Whatever else may divide European nations, one thing that draws us together is our shared love of sports. But even then, there are national variations. We Brits love our cricket. In the Netherlands, the second and third most popular sports are field hockey and volleyball. Ice hockey and handball are popular in Germany, while basketball, volleyball, and cycling are big hits in Italy.
Soccer, of course, rules the roost in Europe, and, together with the Olympics, international football competitions have consistently blazed a trail of innovation around content delivery. This summer's UEFA Euro 2016 soccer tournament, together with the Rio 2016 Olympics, is set to break all records for live streaming, according to Akamai, which works with multiple broadcasters to deliver live streams for both events. Online streaming traffic is expected to peak at between 15 and 18TB per second, compared to about 1TB per second during the 2012 London Olympics.
In Rio, broadcasters competed to see who could offer the most creative interactive services. But in the 4 years since the London Olympics, much has changed. The live streaming apps Periscope and Meerkat debuted in 2015. Rio will be the first Olympics with a significant segment of the spectators equipped with social media streaming apps who are able to create their own live streams of the action.
It's obviously a concern to the International Olympic Committee, which has prohibited the use of live-streaming apps at the games. It's not clear if this ruling is intended to apply only to accredited personnel, but it's difficult to see how a wholesale ban would work.
In many ways, of course, motivated fans who passionately engage with content are highly desirable, generating buzz and invaluable word-of-mouth. The danger is that, in the hands of an engaged fan, content can spiral out of control. There is a fine line-some would say no line at all-between passionate sharing and piracy, as well as between brand-enhancing homage and brand-damaging fan fiction or comedy mashups.
According to Yiannis Exarchos, CEO of Olympic Broadcasting Services (OBS), the Rio games will function as "an accelerated laboratory for exploring some of these new technologies that will shape the future of sports broadcasting, such as Ultra-HD and Virtual Reality." While this experimentation will appeal to some fans, others will be just as interested in the more straightforward narrative appeal of point-of-view storytelling, tested by OBS at the 2016 Winter Youth Olympic Games in Lillehammer, Norway. Young athletes were given wearable cameras and handheld camcorders, trained in using them and in creating a script, and encouraged to film and share their personal experience of the Games.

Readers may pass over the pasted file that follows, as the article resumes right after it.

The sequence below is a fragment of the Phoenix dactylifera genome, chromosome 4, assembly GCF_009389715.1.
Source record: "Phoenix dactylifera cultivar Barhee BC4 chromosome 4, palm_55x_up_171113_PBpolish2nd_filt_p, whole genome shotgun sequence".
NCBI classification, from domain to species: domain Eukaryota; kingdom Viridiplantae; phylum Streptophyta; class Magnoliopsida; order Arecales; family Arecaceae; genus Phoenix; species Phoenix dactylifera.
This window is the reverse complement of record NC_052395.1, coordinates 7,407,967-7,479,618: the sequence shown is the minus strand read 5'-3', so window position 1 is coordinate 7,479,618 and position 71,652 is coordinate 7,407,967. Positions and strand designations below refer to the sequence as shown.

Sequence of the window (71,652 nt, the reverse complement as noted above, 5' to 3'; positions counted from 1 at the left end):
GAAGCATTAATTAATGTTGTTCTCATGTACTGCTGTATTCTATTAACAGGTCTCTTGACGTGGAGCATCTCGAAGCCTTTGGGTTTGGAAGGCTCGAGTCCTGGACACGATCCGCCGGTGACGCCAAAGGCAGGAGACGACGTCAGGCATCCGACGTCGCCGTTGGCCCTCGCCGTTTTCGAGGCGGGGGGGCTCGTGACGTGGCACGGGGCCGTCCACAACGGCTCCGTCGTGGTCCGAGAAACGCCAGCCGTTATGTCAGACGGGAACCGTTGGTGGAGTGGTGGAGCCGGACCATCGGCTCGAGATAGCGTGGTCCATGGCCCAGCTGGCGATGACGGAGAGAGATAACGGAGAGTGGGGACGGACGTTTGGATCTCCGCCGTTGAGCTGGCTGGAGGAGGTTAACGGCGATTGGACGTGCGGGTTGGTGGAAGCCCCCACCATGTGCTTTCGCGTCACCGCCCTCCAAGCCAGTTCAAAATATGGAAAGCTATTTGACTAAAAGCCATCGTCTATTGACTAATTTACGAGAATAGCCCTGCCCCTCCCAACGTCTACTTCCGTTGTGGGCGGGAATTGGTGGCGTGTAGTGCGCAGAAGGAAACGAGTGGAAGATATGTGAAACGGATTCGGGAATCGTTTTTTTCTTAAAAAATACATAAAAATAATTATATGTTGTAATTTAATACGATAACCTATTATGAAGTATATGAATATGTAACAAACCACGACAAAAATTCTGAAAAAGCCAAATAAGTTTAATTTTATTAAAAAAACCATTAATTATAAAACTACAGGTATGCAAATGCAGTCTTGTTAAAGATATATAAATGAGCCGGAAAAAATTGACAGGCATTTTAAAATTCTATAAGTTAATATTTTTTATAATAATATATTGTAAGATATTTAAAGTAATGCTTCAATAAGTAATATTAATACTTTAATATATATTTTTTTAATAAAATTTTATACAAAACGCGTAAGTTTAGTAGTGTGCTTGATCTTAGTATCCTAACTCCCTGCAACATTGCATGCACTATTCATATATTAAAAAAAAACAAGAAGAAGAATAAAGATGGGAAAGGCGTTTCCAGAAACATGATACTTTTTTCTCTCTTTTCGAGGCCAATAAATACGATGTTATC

This sort of direct, personal engagement with athletes in the thick of competition is what many sports fans crave. In recent years, Formula 1 fans watching Grands Prix on TV have listened in as Lewis Hamilton and other star drivers spoke on the radio with their team back in the pit. Emotions often ran high, and feuds, rivalries, and conspiracy theories abounded. This season, restrictions placed on pit-to-car radios have caused an outcry as fans miss out on the behind-the-scenes intimacy they have come to know and love.
Passionate engagement is driven just as much by authentic voices and storytelling as it is by new production techniques. The other key driver is detailed, in-depth, and high-quality expertise and stats. The cricket news website Cricinfo (now ESPN Cricinfo) was launched in 1993 to meet the needs of cricket-loving graduate students based in the U.S. It was run by volunteers until 1999, with fans from all over the world compiling electronic scorecards. The company survived the dot-com boom and bust and rode out much internal turmoil. By 2006, its worth was estimated at $150 million. Today, it is owned by ESPN and boasts 10 million unique users a month.
But whatever your content subject area, powerful storytelling, personal voices, and in-depth engagement with the subject matter will always win the day.